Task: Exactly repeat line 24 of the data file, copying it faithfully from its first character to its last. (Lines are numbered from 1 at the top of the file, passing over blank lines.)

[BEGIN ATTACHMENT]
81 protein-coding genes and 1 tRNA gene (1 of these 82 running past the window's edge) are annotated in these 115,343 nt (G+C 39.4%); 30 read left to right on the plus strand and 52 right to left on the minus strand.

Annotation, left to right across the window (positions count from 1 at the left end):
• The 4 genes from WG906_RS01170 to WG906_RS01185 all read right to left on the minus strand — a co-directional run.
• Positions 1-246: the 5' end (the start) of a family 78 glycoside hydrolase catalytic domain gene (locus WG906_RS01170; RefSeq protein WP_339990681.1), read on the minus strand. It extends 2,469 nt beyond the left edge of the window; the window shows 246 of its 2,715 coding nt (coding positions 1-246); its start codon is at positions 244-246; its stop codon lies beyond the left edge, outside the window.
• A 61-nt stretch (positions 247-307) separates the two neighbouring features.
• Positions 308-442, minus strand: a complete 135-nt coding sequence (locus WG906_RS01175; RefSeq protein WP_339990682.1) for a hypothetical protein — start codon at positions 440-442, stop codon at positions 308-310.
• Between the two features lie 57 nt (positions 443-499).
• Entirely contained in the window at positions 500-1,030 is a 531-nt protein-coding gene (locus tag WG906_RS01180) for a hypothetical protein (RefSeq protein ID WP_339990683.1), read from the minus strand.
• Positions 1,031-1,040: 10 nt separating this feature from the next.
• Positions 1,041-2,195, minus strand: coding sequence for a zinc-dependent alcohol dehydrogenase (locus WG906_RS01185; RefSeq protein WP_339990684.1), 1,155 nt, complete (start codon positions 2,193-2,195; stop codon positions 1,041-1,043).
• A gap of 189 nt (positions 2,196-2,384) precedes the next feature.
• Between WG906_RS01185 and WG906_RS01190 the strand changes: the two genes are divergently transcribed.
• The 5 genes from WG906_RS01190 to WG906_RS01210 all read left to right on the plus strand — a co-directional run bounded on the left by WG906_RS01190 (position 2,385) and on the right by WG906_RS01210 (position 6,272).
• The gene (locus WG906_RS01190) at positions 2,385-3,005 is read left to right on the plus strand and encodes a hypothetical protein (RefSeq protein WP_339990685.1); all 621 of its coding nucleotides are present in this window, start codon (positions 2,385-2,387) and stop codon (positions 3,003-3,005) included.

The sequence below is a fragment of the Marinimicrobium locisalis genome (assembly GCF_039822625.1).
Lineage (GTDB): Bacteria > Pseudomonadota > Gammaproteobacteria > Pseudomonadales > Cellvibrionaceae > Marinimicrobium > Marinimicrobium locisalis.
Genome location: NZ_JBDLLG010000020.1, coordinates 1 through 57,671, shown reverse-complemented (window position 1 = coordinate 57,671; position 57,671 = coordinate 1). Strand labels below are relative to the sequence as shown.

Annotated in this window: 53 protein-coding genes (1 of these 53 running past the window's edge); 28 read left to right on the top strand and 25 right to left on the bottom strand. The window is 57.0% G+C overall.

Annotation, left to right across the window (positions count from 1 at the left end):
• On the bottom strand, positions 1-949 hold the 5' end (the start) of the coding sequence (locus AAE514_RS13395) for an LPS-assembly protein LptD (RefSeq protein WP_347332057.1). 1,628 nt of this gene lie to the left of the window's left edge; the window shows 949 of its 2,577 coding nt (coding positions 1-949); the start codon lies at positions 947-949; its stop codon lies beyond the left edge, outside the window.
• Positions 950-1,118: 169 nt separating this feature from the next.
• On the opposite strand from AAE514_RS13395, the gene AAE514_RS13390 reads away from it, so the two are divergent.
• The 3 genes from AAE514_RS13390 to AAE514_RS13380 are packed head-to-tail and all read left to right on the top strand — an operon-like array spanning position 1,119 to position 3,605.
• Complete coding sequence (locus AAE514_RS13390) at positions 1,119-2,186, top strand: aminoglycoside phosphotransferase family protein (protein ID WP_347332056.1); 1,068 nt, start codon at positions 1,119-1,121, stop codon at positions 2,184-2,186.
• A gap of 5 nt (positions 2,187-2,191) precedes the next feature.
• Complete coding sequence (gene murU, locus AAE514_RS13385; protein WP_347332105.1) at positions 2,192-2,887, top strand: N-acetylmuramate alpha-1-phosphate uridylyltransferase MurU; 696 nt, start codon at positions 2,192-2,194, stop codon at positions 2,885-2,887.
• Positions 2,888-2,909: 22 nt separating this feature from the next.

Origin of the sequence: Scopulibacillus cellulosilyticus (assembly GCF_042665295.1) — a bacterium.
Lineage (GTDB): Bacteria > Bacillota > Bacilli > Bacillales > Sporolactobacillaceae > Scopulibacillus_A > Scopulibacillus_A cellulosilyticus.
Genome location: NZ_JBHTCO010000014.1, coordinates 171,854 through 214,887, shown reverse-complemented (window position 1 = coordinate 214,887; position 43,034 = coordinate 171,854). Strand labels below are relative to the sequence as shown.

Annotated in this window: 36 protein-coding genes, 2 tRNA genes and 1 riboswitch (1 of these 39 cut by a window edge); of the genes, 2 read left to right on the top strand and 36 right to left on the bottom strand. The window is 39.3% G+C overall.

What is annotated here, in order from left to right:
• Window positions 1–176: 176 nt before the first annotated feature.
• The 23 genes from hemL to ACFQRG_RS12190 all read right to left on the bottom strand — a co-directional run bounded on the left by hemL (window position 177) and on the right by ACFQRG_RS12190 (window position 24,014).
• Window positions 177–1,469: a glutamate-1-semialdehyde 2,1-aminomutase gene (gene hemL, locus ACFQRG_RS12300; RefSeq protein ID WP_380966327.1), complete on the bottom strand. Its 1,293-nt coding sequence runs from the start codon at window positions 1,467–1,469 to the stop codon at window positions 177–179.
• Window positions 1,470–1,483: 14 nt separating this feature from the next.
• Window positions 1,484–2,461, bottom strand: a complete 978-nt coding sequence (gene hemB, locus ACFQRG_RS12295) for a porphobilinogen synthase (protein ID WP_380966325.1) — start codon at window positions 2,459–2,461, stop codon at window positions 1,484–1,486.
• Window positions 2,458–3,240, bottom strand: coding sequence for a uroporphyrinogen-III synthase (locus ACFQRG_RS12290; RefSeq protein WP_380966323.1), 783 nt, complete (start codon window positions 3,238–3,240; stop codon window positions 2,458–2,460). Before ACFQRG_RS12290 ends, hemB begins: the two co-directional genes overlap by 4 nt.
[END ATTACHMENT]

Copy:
• Complete coding sequence (locus AAE514_RS13390) at positions 1,119-2,186, top strand: aminoglycoside phosphotransferase family protein (protein ID WP_347332056.1); 1,068 nt, start codon at positions 1,119-1,121, stop codon at positions 2,184-2,186.